Holiday offerings by the Houston Ballet go far beyond their venerable Nutcracker performances. The company's Jubilee of Dance has established a festive annual tradition: an exciting gala performance that offers the audience a sample of everything from its widely eclectic range of repertoire. "From the audience perspective, it's like a buffet: and everyone loves a buffet," says artistic director Stanton Welch. "You get to see everybody and you are reminded of the strength and size of the company. It's like an adult Christmas program."
A delicious example of ballet of that order is Welch's Punctilious, a ten-minute romp choreographed to Dvorak's Carnival Overture.The piece comprises a series of solos and ensemble work for 12 women and eight men that reflect the vivacious and exuberant quality of the score. In his own description, the Czech composer wanted to create an atmosphere of a jubilant carnival. "On every side is heard the clangor of instruments, mingled with shouts of joy and the unrestrained hilarity of people giving vent to their feelings in the songs and dance tunes," wrote Dvorak. Welch also balances the music's energy with, as the title suggests, the precision of classical ballet vocabulary.
George Balanchine possessed the rare talent of being able to condense the grandeur of a full-length ballet into a repertory piece. His neoclassical masterpiece Symphony in C, set to George Bizet's wonderfully orchestrated work in four movements, utilizes a full company of dancers and evokes the splendor of ballet on a large scale. The gala includes the fourth movement of Symphony in C, an allegro finale that allows the entire troupe to shine. As the climax to the ballet, the ballerinas, their partners, and the full corps de ballet take part in one of ballet's greatest masterpieces of architectural choreography. Dancing Symphony in C is a test for the stature of any company, and Houston Ballet always proves that it can handle it with aplomb.
In 2008, Canadian choreographer James Kudelka created Little Dancer, an exquisitely moving ballet that combines smooth lyricism with rich vitality. Although the inspiration came from Edgar Degas's 19th-century sculpture La Petite Danseuse de Quatorz Ans (The Little Dancer Aged 14), Kudelka used Philip Glass's Symphony No. 8 for its hypnotic, pulsating rhythms. The men, dressed in kilts, with the women in flowing dresses and pointe shoes, engage in inventive partnering sequences. The gala will include the final movement of Little Dancer, a pas de deux that astoundingly never leaves the ground. The effect of the duet, nonetheless, conjures up simultaneous feelings of sensuality and other worldliness. "I love James Kudelka's construction, his unique way of building a ballet. He has his own perspective and point of view," says Welch.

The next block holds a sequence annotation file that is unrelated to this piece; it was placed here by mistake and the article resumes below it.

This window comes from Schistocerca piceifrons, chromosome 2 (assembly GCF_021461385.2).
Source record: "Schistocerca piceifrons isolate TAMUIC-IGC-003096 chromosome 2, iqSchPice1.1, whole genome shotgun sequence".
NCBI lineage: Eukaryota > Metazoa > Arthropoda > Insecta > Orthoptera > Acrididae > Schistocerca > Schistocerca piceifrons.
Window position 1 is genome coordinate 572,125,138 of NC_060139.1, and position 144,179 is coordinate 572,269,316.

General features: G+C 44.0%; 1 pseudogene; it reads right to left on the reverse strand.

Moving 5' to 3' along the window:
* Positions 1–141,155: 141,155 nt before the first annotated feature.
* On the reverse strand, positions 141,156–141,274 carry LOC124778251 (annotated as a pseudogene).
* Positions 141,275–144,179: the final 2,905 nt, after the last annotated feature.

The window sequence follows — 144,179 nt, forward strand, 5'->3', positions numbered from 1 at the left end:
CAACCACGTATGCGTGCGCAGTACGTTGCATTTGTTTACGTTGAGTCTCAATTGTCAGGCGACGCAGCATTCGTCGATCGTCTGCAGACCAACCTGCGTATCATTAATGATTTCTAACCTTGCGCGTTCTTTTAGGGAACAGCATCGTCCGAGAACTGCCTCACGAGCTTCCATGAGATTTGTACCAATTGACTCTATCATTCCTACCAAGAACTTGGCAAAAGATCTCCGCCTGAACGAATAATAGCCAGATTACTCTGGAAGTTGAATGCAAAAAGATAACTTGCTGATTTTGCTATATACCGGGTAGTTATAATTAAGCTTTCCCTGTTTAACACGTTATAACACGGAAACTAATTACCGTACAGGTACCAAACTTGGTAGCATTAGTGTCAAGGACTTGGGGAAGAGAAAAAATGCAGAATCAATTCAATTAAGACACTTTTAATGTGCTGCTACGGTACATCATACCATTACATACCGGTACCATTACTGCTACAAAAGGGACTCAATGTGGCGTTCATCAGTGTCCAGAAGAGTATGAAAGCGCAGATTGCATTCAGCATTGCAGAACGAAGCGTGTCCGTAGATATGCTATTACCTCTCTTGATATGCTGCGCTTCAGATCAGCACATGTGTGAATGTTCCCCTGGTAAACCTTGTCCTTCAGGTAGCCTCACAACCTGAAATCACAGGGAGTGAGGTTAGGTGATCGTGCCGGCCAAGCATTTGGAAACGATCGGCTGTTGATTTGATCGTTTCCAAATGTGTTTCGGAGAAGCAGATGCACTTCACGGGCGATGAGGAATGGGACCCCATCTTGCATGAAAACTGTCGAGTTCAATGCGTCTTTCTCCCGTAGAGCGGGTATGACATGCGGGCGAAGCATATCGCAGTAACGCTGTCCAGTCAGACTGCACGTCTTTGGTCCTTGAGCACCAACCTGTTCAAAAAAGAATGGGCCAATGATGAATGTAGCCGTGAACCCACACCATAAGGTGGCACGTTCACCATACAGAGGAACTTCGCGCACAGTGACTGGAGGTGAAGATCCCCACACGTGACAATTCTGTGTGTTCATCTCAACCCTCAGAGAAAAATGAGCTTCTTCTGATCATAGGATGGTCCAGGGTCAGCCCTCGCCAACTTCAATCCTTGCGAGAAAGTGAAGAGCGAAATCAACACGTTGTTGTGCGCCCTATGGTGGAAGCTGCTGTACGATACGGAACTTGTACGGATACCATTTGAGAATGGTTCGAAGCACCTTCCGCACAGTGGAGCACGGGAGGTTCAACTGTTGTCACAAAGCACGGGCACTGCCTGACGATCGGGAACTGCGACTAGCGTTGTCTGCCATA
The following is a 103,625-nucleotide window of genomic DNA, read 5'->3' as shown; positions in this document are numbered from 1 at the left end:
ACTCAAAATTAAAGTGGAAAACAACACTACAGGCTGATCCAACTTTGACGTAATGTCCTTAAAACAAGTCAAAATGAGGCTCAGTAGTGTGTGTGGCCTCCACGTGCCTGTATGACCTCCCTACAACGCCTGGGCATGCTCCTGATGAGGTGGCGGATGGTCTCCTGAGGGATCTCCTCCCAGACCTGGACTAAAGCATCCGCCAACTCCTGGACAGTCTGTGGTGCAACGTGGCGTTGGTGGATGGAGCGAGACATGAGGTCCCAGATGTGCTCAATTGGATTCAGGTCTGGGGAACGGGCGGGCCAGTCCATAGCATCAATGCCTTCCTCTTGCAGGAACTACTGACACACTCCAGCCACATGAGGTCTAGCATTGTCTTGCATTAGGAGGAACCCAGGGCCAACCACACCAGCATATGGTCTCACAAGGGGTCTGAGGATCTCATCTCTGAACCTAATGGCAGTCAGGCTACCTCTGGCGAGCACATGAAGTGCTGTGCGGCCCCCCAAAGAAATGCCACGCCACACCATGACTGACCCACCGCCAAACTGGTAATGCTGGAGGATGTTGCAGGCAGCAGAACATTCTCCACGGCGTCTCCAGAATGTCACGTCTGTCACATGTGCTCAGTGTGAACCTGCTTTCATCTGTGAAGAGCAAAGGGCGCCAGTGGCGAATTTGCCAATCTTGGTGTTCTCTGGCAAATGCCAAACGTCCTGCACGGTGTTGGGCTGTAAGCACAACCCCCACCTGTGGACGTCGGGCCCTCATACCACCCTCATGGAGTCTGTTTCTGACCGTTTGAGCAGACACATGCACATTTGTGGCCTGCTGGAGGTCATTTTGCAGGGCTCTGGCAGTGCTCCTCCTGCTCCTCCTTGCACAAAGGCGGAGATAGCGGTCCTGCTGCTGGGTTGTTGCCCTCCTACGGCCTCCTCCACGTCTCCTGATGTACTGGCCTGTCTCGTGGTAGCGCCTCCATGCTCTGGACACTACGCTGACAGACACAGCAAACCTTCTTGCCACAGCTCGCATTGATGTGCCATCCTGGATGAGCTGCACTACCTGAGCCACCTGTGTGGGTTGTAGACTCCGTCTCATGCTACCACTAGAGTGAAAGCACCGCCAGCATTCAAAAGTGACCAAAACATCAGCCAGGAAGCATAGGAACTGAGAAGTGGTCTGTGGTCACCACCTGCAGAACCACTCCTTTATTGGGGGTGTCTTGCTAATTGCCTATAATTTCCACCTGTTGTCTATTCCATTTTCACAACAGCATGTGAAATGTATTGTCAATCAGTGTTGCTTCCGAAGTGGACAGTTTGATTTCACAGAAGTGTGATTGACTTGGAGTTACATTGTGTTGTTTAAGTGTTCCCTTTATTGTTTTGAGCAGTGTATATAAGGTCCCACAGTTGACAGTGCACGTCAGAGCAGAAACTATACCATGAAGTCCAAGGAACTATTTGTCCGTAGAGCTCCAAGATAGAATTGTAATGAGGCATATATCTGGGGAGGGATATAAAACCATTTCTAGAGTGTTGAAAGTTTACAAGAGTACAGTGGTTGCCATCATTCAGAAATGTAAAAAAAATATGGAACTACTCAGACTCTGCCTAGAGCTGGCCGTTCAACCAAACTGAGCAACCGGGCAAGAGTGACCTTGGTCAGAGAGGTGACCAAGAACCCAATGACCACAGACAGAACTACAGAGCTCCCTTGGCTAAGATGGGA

Tchaikovsky Pas de Deux highlights the soulful and bravura elements of Tchaikovsky's music. The adagio choreography from Welch's production of Swan Lake brings to life the fateful meeting of Odile, the Swan Queen, and Prince Siegfried. Tchaikovsky Pas de Deux, on the other hand, was choreographed by Balanchine to music that was omitted from the original Russian production of Swan Lake; it serves as a rousing showstopper with its scintillating musical phrasing and daredevil moves.
Further excerpts from several ballets also accentuate the versatility of Houston Ballet's dancers. Hans van Manen's ballet Solo, a study of refined athleticism, is actually a trio choreographed for three male dancers and set to Bach's Partita for solo violin. Mediaeval Baebes, choreographed by Welch for an all-female cast to music by the singing group of the same name, makes full use of the inventive take on an updated version of music from a bygone era.
The Jubilee of Dance includes one of Welch's most popular pieces, Divergence, set to Bizet's L'Arlesienne. The ballet is a wonderful example of Welch's ability to take classical ballet and use it to full effect for today's dancers without discarding the integrity of the art form. "It is a work of no literal meaning," says Welch. "Rather, I have suggested a collage of emotions and situations."
"What we and the dancers like is to take the whole power of the company and lay it on the table," says Welch. "The Jubilee of Dance is really exciting and makes you proud of whom you are with and where you belong. I think watching each of these dancers come out to get their time on stage is terrific. It's a company-oriented event that the community loves."
For tickets and more information on the Dec. 5 Jubilee of Dance, visit the Houston Ballet Website.
Joseph Carman is a contributing editor to Dance Magazine and is the author of Round About the Ballet (Limelight Editions).